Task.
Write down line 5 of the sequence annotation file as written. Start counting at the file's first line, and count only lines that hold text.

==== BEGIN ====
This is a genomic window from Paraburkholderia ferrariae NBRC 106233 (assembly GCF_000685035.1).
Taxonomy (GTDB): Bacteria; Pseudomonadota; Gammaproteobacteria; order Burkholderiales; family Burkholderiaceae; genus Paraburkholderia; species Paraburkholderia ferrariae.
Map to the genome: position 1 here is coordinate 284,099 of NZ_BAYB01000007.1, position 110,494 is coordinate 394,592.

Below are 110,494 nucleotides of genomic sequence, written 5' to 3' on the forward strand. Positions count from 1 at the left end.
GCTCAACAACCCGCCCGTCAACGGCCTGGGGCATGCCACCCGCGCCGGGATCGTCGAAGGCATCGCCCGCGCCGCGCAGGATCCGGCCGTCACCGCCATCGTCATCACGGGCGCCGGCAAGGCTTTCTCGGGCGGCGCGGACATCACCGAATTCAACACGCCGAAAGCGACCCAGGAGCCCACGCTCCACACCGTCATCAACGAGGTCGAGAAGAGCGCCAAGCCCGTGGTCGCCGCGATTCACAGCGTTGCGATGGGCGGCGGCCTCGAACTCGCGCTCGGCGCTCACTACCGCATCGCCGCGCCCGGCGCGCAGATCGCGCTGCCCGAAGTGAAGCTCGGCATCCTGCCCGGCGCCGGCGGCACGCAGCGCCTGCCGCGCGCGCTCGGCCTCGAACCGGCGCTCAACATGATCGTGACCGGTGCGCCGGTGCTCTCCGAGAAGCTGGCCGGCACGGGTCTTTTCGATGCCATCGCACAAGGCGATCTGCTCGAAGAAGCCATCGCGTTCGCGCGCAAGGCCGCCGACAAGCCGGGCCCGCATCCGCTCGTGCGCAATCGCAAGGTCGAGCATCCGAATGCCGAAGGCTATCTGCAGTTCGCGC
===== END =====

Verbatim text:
GCTCAACAACCCGCCCGTCAACGGCCTGGGGCATGCCACCCGCGCCGGGATCGTCGAAGGCATCGCCCGCGCCGCGCAGGATCCGGCCGTCACCGCCATCGTCATCACGGGCGCCGGCAAGGCTTTCTCGGGCGGCGCGGACATCACCGAATTCAACACGCCGAAAGCGACCCAGGAGCCCACGCTCCACACCGTCATCAACGAGGTCGAGAAGAGCGCCAAGCCCGTGGTCGCCGCGATTCACAGCGTTGCGATGGGCGGCGGCCTCGAACTCGCGCTCGGCGCTCACTACCGCATCGCCGCGCCCGGCGCGCAGATCGCGCTGCCCGAAGTGAAGCTCGGCATCCTGCCCGGCGCCGGCGGCACGCAGCGCCTGCCGCGCGCGCTCGGCCTCGAACCGGCGCTCAACATGATCGTGACCGGTGCGCCGGTGCTCTCCGAGAAGCTGGCCGGCACGGGTCTTTTCGATGCCATCGCACAAGGCGATCTGCTCGAAGAAGCCATCGCGTTCGCGCGCAAGGCCGCCGACAAGCCGGGCCCGCATCCGCTCGTGCGCAATCGCAAGGTCGAGCATCCGAATGCCGAAGGCTATCTGCAGTTCGCGC